Bonuses are on the rise as top pay stalls

WARY shareholders are keeping pressure on companies to rein in executive salaries ahead of annual meetings this year, a new survey today found.

Executives at FTSE 350 companies are expected to see minimal pay increases with more than a fifth of boards planning a pay freeze on top staff despite firms’ performance bouncing back strongly since the financial crisis.

But bonus payments are rising, with FTSE 100 chief executives’ bonuses rising by nearly a third last year to 111 per cent of base salary, the PwC FTSE 350 Executive Remuneration Survey found.

Where awarded, salary rises are expected to be low at about three per cent, a slight increase on the average 2.8 per cent raise in 2010 and a sign that boards are aware restive shareholders may oppose large pay deals.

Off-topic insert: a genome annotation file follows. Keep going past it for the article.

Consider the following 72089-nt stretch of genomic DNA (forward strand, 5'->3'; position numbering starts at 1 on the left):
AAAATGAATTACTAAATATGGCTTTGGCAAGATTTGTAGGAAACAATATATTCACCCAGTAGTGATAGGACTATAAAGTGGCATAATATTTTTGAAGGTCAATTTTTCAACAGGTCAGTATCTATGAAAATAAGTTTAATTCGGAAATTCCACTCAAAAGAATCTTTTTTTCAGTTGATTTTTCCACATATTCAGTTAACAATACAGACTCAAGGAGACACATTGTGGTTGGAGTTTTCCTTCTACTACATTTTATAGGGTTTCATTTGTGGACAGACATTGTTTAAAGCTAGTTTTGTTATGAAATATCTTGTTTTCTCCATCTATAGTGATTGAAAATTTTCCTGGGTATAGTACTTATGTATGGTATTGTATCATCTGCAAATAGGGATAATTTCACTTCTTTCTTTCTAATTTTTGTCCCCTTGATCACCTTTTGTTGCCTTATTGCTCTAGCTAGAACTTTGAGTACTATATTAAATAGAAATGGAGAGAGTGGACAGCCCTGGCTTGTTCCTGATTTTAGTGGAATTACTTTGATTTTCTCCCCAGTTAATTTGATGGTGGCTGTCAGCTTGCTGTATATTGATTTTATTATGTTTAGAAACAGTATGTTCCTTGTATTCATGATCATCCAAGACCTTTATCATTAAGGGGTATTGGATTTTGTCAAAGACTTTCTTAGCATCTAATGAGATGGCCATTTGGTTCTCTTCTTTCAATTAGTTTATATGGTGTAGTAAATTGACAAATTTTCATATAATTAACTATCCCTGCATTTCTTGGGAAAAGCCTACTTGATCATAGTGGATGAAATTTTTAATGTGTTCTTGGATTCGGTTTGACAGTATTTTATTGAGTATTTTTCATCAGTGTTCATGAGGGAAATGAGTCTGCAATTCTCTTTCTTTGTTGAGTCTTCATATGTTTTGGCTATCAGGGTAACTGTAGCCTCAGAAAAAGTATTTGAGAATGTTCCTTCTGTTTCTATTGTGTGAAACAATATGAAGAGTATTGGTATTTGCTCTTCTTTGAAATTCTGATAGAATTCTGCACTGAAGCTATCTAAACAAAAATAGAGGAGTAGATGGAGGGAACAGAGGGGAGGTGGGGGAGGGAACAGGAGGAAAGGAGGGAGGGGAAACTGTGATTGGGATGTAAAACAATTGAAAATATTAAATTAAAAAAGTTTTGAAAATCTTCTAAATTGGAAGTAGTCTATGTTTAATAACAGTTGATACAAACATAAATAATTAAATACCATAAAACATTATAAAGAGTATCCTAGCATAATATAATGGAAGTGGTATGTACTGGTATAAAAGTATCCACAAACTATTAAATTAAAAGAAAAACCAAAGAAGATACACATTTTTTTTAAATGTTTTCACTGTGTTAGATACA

Institutional investors voiced concern at HSBC’s proposed £13.3m award to new chief executive Stuart Gulliver last week. In 2007 and 2008 salaries rose by six per cent.

“Shareholder activism on pay has stepped up substantially over the last few years and seems to be having an effect. It looks like 2011 will be the third consecutive year of pay rise restraint,” said PwC reward partner Sean O’Hare.

Firms keen to keep top staff are pushing bonus ceilings up to compensate, with 30 per cent planning to increase executives’ maximum potential bonuses this year. In 2010 the median bonus ceiling jumped 25 percentage points to 175 per cent of base salary.

Deferrals are becoming more common as boards bow to regulatory pressure. About three quarters of FTSE 100 companies and 58 per cent of FTSE 250 companies now defer about half of all bonus awards.

A fifth of companies also operate clawbacks, where bonuses can be reclaimed in the event of material change at a company. Another fifth are planning to add clawbacks.

Remuneration plans will be presented by boards to shareholders at the many annual general meetings scheduled for April and May.